Trade rumors have been swirling around Texas Rangers third baseman Michael Young for months. His name came up at the end of the season and rumors have persisted through all of the winter. The only trade rumor in all of sports that has been more persistent and annoying is the talk about Carmelo Anthony. I'll never understand what it is that makes it so hard for a club to either trade a guy or make a definitive declaration that he's your guy and let some form of calm and order reign.
But this has become very difficult for the Rangers, and Young once again made headlines when he recently said that he expected to be traded because he feels he has been "misled and manipulated on different occasions."
Are the Rangers the only ones who were surprised by this? Were even the Rangers surprised? Young has become the face of the Rangers and has been a model citizen, but you can only push a guy so far, and it's been going on with him for years. Granted, he's been paid well for what he's done with the Rangers. But it's nice to feel like the team is behind you, respects you and views you as an important piece of their success. Young's contributions for a decade have certainly warranted Texas' respect.
But this is not the first time the Rangers have taken advantage of Young's versatility and willingness by moving him to make space for another player. When he was coming up through their farm system, he moved from shortstop to second base because Alex Rodriguez was already occupying that position. Of course, you can't expect A-Rod to move for a youngster coming up through the minor leagues. Young deserved to be the one who moved in that circumstance.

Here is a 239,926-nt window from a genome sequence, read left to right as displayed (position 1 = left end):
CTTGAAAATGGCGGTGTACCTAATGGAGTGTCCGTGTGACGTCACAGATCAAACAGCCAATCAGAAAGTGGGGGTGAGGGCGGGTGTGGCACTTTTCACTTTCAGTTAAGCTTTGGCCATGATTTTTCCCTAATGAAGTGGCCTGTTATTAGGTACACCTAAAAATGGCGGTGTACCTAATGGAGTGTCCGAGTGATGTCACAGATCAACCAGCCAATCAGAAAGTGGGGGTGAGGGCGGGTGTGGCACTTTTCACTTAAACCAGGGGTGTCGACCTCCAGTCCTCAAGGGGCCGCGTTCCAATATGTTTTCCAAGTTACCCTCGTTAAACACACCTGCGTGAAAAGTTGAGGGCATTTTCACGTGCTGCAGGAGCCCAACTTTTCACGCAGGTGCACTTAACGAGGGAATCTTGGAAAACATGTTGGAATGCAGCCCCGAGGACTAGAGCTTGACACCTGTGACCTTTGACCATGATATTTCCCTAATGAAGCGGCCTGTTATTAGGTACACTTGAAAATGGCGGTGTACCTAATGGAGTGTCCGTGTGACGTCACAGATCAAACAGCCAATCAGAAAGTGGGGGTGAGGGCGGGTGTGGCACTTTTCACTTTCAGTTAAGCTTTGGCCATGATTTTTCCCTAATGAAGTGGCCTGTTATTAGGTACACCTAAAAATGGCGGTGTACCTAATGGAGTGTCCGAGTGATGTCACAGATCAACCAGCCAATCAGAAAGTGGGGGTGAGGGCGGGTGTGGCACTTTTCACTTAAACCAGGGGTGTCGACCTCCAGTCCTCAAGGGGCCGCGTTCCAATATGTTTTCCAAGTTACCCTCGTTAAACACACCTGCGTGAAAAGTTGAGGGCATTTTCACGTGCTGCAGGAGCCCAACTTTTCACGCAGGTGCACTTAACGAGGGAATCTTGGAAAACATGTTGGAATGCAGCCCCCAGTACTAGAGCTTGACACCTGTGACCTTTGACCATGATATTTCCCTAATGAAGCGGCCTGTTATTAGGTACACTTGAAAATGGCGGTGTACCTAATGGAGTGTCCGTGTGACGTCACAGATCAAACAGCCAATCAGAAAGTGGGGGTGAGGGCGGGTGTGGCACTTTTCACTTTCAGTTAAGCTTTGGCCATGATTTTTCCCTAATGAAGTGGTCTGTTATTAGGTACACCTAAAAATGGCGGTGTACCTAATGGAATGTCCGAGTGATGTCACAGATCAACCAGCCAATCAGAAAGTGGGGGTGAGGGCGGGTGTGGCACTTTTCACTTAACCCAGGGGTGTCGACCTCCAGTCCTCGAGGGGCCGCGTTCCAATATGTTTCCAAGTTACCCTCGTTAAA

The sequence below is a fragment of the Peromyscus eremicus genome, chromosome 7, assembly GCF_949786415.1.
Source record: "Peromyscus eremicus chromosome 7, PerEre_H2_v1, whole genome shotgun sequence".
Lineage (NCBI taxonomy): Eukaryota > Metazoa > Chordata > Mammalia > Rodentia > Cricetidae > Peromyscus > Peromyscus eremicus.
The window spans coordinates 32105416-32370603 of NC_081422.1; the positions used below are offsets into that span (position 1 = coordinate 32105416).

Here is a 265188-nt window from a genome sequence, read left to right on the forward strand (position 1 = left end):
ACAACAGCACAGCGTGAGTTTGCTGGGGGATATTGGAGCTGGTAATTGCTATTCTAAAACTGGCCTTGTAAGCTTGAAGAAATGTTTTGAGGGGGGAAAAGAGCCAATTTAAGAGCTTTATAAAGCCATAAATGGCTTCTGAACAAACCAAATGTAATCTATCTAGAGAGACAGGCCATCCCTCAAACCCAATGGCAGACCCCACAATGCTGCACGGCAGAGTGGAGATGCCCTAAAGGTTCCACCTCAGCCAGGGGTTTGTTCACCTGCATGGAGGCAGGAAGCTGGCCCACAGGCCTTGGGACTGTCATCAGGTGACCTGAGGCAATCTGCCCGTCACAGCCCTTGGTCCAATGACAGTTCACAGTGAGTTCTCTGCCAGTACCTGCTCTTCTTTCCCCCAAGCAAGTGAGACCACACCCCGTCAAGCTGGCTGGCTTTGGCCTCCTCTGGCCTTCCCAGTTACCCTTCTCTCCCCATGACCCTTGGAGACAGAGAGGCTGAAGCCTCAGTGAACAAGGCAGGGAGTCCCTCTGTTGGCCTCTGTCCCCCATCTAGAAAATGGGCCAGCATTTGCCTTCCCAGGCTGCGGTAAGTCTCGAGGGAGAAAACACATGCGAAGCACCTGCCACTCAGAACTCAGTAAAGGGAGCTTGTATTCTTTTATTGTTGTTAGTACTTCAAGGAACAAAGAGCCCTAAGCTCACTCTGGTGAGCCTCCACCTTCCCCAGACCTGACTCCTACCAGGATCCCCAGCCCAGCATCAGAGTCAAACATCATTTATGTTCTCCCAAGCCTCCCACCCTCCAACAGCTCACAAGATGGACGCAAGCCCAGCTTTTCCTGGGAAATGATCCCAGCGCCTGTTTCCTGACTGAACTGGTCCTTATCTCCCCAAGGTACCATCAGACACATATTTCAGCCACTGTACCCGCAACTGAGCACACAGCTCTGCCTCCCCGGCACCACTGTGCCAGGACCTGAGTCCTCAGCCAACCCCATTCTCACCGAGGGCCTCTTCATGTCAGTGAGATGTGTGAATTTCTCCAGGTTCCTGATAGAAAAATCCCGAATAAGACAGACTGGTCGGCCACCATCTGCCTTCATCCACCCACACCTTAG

But, after that, the Rangers expected Young to be the one to move to make way for incoming players. When they traded A-Rod for Alfonso Soriano, Young moved back to his old position at shortstop.
And this winter, they got Adrian Beltre to play third base, moving Young once again to a purported DH/utility role. Not exactly what you'd typically expect for a long-tenured player, club leader and five-time All Star who is making in excess of $13 million a year.
Apparently it's not what Young expected, either.
He's been a good go-along guy, but you can only move a player around so much without so much as a courtesy call before he'll snap and say something like this. I'm not 100 percent on Young's side either, because he could have also handled this with a courtesy call rather than letting it play out in the media like the Rangers front office did. Young also mishandled this by moving away from the typical, quiet class he has shown before, but the Rangers committed the first offense.
If we're keeping track, you could actually say that the Rangers made the first, second and third offenses. And all of those moves were on top of letting trade rumors play out for months. It's not fun to dangle in the wind, and although that's sometimes the name of the game. But a classy, franchise player deserves better than the way the Rangers have treated Young.
It's unfortunate that something like this should become such an apparent no-win situation. But the Rangers can serve as a great example to all other teams that a little communication can go a long way.
Austin Swafford runs the SweetSpot Astros blog at Austin's Astros 290 Blog.